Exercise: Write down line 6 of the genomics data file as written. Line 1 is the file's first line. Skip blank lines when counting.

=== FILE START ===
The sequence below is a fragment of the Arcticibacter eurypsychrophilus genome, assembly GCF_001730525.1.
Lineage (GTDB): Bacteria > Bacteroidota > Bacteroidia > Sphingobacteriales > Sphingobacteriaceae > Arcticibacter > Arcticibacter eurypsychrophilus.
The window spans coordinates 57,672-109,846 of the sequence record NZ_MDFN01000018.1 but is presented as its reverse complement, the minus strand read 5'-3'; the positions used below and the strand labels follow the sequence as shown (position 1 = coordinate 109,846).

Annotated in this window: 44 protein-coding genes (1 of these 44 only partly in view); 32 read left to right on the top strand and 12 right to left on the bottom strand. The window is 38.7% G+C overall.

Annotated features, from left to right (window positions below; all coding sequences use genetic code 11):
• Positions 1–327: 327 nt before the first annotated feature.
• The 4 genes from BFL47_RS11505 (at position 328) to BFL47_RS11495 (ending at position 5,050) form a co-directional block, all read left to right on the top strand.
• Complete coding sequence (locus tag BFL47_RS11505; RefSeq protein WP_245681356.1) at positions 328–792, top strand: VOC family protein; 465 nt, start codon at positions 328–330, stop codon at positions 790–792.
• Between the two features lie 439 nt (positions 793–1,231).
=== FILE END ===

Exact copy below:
• Positions 1–327: 327 nt before the first annotated feature.